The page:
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Improve Your Teaching | What Makes An Oustanding Lesson?

| Tuesday March 25, 2014

Categories: Hot Entries, iTraining, Improve Your Teaching, Staffroom

Associated Resources

  • Lesson Plan.docx

Ofsted Inspections: What Makes An Outstanding Lesson?

For many teachers the anxiety and worry of being observed is all too real. With new government initiatives such as the fact that pay is linked to performance, and the new Ofsted Framework (2012) breathing down our necks, it could enhance these worries and fears even more. It was therefore thought that it will be helpful to provide some guidance in terms of what makes an outstanding lesson. I was fortunate enough to participate in a project where we looked into whether videoing can be used to grade lessons accurately. We worked closely alongside a lead Ofsted inspector, and it is needless to say that it was felt that videoing will never be able to provide a true reflection of what happens in a classroom; however, what made this exercise work, while was the fact that we were able to tap into his expertise in terms of what will be deemed as a good lesson. (However,  the outcome of the study might not rule out the fact that videoing might at some point be used to observe in a more cost effective way.) After 4 hours of watching lessons and discussing what we thought should be the lesson grade, we all felt that we had a real handle on what is expected of us, and had a more confident approach to lessons planning and grading with the new Ofsted Framework in mind.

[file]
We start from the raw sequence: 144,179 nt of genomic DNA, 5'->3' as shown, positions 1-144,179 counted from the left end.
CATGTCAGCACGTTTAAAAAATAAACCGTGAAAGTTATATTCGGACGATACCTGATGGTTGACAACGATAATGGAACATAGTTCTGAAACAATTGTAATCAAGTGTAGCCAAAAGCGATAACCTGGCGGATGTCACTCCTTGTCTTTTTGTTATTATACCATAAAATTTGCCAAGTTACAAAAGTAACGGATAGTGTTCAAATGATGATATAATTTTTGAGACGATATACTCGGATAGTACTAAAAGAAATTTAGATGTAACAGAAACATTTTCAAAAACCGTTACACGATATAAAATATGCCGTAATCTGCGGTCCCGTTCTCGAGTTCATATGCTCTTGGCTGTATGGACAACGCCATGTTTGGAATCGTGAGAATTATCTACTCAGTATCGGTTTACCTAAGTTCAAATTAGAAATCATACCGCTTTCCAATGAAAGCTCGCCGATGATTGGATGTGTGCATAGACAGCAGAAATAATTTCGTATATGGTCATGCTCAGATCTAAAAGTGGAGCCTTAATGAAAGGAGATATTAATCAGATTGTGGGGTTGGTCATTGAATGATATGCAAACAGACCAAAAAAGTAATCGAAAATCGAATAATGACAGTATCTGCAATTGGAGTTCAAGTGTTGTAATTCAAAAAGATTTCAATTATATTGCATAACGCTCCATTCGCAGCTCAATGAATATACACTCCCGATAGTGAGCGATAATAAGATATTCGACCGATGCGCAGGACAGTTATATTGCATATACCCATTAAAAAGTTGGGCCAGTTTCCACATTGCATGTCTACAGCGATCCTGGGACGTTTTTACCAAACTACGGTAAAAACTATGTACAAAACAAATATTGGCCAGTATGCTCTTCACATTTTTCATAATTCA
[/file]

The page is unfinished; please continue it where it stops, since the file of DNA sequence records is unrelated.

The first point that the inspector made regarding lessons was that the teacher and the lesson was not judged, however, what was judged was the pupils’ learning and progress. They therefore needed to make progress as soon as possible. Most Ofsted observations will perhaps only last for 20 minutes, and in that time you will need to demonstrate real progress, and pupils need to be learning.

The second point was that lessons must also reflect the national priorities as outlined in the White Paper (2010). It is interesting, when talking to teachers that they often don’t know what the national...

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